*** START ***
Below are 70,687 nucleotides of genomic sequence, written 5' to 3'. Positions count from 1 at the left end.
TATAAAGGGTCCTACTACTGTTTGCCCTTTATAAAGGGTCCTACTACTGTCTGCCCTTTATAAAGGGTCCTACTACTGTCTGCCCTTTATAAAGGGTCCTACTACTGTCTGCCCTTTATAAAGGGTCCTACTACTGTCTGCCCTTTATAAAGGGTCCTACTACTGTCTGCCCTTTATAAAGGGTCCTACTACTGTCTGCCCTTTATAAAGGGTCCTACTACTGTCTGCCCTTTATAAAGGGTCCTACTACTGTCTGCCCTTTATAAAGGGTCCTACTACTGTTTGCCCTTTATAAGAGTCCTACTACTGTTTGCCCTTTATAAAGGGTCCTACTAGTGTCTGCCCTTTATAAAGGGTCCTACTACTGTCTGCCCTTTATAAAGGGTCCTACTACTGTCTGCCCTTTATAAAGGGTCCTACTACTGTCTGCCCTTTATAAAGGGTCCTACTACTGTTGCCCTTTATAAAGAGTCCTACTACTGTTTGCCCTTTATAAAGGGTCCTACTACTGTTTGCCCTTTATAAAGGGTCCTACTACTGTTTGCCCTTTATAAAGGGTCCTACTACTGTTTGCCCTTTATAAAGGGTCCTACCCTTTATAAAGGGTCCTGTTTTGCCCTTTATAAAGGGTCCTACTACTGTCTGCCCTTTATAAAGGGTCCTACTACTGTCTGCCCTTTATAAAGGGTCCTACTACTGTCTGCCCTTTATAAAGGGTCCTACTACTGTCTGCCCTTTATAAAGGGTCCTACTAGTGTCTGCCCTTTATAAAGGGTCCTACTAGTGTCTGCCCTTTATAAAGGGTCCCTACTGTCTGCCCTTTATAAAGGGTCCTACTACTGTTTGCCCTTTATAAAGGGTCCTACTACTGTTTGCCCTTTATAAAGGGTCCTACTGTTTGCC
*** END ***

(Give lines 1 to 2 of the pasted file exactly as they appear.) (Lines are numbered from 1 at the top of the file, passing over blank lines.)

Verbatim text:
Below are 70,687 nucleotides of genomic sequence, written 5' to 3'. Positions count from 1 at the left end.
TATAAAGGGTCCTACTACTGTTTGCCCTTTATAAAGGGTCCTACTACTGTCTGCCCTTTATAAAGGGTCCTACTACTGTCTGCCCTTTATAAAGGGTCCTACTACTGTCTGCCCTTTATAAAGGGTCCTACTACTGTCTGCCCTTTATAAAGGGTCCTACTACTGTCTGCCCTTTATAAAGGGTCCTACTACTGTCTGCCCTTTATAAAGGGTCCTACTACTGTCTGCCCTTTATAAAGGGTCCTACTACTGTCTGCCCTTTATAAAGGGTCCTACTACTGTTTGCCCTTTATAAGAGTCCTACTACTGTTTGCCCTTTATAAAGGGTCCTACTAGTGTCTGCCCTTTATAAAGGGTCCTACTACTGTCTGCCCTTTATAAAGGGTCCTACTACTGTCTGCCCTTTATAAAGGGTCCTACTACTGTCTGCCCTTTATAAAGGGTCCTACTACTGTTGCCCTTTATAAAGAGTCCTACTACTGTTTGCCCTTTATAAAGGGTCCTACTACTGTTTGCCCTTTATAAAGGGTCCTACTACTGTTTGCCCTTTATAAAGGGTCCTACTACTGTTTGCCCTTTATAAAGGGTCCTACCCTTTATAAAGGGTCCTGTTTTGCCCTTTATAAAGGGTCCTACTACTGTCTGCCCTTTATAAAGGGTCCTACTACTGTCTGCCCTTTATAAAGGGTCCTACTACTGTCTGCCCTTTATAAAGGGTCCTACTACTGTCTGCCCTTTATAAAGGGTCCTACTAGTGTCTGCCCTTTATAAAGGGTCCTACTAGTGTCTGCCCTTTATAAAGGGTCCCTACTGTCTGCCCTTTATAAAGGGTCCTACTACTGTTTGCCCTTTATAAAGGGTCCTACTACTGTTTGCCCTTTATAAAGGGTCCTACTGTTTGCC